Christopher Hitchens, in fact, proudly admitted that he never doubted his atheism. He claimed to have “tried”, but held that the idea of theism seemed too ridiculous for him to even seriously consider. In a group of thoughtful people, such an admission would have come at a great cost to one’s intellectual credibility, but his fans didn’t hesitate in cheering his bold declaration of personal bias.

None of this is to suggest that we should make the same mistake in the opposite direction. There are many reasonable atheists in the world, and unreasonable theists. But what one cannot say, and what the New Atheists’ passionate, and generally incoherent, rantings have so thoroughly disproved, is this strange idea that atheism is somehow inherently a mark of freedom from biased thinking.

Why Russell was Wrong VII: The End of the World as we Know it


Having advanced the (in my view, weak) argument that perceived flaws in creation shows us that there is no creator, Russell turns to what could be called the “ultimate” flaw in creation:

Moreover, if you accept the ordinary laws of science, you have to suppose that human life and life in general on this planet will die out in due course: it is a stage in the decay of the solar system; at a certain stage of decay you get the sort of conditions of temperature and so forth which are suitable to protoplasm, and there is life for a short time in the life of the whole solar system. You see in the moon the sort of thing to which the earth is tending — something dead, cold, and lifeless.

This is a very odd argument. Christianity has declared, since long before atheists ever did, that humanity’s time in this universe is limited. This is the doctrine of the new heavens and new Earth. It is the atheist who must grapple with the demise of humanity; on the Christian view, there is every reason to have hope.

But Russell is not alone in making this claim; I’ve heard this same argument from Christopher Hitchens (who may well have learned it from Russell). That these men think, millennia after the fact, that Christianity was caught off guard by the idea that creation will die (unless it is renewed by God) is very strange. It is the secularists of the Enlightenment (and their vision of unlimited progress) who’s achilles’ heel had been found.

Given the amount of cynicism in Russell’s speech, it is a little tempting to say that Russell tends to think anything is a point against Christianity so long as it is negative or hopeless. That is merely speculation but, in fairness to the idea, Christianity is an extremely optimistic philosophy. Those who understand Christian beliefs, if they reject them, tend to do so for the unabashed optimism of the Gospel.

Still, this objection clearly requires that we assume Christianity to be false at the outset to have any validity.

Though he doesn’t go so far as to see the logical response, Russell does acknowledge that some will be more, rather than less, apt to believe in God after hearing this. For the sake of keeping my posts shorter than I have been, I’ll address that issue next time.

Why Russell was Wrong VI: Sin Disproves God?

sinappleIn the last section, I praised Russell for avoiding the trap I’ve seen other atheists fall into: the idea that dealing with Paley’s “Watchmaker” argument for God is the central or only argument for theism.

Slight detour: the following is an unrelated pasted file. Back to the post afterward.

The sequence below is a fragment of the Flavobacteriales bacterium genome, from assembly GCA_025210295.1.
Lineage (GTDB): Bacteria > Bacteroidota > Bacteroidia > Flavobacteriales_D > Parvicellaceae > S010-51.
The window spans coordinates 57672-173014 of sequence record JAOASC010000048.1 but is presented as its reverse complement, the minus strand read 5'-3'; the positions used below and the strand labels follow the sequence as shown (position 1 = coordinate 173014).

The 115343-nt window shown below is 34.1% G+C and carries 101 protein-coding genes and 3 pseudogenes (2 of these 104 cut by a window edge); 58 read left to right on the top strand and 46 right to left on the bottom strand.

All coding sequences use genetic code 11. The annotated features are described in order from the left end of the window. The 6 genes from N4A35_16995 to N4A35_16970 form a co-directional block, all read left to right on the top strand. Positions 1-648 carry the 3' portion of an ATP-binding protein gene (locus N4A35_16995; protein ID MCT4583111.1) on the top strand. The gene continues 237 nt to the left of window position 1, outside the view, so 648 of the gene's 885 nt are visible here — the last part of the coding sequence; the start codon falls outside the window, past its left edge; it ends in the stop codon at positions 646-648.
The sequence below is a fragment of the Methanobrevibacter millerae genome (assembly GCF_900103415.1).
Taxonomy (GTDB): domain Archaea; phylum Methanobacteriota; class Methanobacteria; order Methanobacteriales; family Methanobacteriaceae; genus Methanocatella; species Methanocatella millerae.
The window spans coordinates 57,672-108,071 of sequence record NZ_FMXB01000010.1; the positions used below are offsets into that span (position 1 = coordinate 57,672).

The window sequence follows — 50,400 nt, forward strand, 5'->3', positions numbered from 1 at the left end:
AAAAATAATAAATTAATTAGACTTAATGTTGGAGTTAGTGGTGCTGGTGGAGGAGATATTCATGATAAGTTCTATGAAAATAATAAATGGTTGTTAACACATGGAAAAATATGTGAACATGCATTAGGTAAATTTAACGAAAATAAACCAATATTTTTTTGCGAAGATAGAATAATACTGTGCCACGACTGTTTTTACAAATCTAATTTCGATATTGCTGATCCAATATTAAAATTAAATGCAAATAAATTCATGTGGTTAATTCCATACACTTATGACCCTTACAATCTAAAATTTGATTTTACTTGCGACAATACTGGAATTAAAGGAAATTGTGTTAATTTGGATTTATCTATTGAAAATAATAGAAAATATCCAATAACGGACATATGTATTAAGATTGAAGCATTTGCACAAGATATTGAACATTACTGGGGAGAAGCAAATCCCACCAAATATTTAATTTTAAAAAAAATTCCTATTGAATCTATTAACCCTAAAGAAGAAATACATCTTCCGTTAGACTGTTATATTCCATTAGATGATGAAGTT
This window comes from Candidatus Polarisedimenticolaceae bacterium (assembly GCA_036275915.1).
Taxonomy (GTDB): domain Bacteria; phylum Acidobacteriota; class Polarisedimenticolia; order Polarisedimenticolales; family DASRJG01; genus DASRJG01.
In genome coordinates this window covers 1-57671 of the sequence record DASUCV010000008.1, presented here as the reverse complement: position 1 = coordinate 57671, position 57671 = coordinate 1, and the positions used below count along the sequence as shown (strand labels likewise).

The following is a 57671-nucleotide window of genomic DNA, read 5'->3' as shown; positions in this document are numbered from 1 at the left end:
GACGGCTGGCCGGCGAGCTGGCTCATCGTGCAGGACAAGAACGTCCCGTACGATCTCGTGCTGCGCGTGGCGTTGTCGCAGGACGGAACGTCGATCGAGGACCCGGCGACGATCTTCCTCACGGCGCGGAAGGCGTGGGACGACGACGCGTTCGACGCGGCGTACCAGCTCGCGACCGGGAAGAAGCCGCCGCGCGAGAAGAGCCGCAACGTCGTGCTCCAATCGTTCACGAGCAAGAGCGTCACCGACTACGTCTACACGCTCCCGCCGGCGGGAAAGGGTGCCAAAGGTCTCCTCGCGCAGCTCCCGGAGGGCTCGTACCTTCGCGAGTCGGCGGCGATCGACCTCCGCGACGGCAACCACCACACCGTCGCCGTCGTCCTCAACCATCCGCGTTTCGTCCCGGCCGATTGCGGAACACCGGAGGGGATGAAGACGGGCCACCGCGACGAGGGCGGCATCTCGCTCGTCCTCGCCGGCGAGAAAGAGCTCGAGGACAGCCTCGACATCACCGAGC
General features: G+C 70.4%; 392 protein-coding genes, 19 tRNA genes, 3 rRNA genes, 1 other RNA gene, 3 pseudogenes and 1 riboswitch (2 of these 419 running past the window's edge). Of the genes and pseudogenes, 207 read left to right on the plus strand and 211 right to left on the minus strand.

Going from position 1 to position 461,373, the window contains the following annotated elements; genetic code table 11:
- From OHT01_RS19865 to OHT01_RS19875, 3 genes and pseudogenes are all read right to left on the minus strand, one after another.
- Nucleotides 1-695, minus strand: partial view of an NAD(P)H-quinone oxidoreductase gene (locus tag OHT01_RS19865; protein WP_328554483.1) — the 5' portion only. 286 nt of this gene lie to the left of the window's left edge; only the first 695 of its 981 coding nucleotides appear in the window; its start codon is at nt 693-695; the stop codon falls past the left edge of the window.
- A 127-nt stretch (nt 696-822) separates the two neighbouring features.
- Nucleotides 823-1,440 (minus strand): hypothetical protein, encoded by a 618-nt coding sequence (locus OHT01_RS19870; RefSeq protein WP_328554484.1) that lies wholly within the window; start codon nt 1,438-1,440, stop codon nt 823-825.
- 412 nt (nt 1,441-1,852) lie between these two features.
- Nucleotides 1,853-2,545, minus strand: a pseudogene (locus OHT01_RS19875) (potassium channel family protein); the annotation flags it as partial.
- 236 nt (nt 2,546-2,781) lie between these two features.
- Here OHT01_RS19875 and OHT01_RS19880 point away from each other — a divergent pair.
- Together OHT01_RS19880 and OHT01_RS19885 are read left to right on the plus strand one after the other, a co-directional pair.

If he succeeds there, however, he falls into another trap that is common to the New Atheists (most notably, Christopher Hitchens): The idea that a divine creator would have done a better job of designing the universe. Russell writes:

When you come to look into this argument from design, it is a most astonishing thing that people can believe that this world, with all the things that are in it, with all its defects, should be the best that omnipotence and omniscience have been able to produce in millions of years. I really cannot believe it. Do you think that, if you were granted omnipotence and omniscience and millions of years in which to perfect your world, you could produce nothing better than the Ku Klux Klan or the Fascists?

First, I’m left wondering why Russell seems to assume that God is concerned with efficiency. Without limitation in time or resources, why should he be concerned to develop life faster than he has?

But, to take his more visceral comment, the quip about hate groups is far from alien to New Atheist writings, and one wonders what they mean. Is the fact that people are often evil evidence against God? The Biblical authors seemed well aware of what they called “the sinfulness of mankind”, and hardly took it as a reason to doubt God’s existence. Rather, theists have always taken it as a reason to believe in free will–and our poor use of it.

I hear these kinds of remarks often, and they undoubtedly cross the line from an awareness of evil to blunt cynicism–seeing only the evils of the world as if that is the totality, or at least the essence, of life.

Surely, Russell does not literally mean to suggest that there is nothing in this world better than the Nazis. But, if not, why does he speak as if they are the standard by which all creation should be judged? How does Russell know that God wouldn’t allow these groups the same freedom of will he allows the rest of us?

And, perhaps more to the point, what standard is he using for the goodness of all creation, if not God? As many have shown, it is difficult to even say that a thing is evil unless there exists a transcendent source of goodness (i.e. God). Evil, then, comes closer to proving God’s existence than disproving it.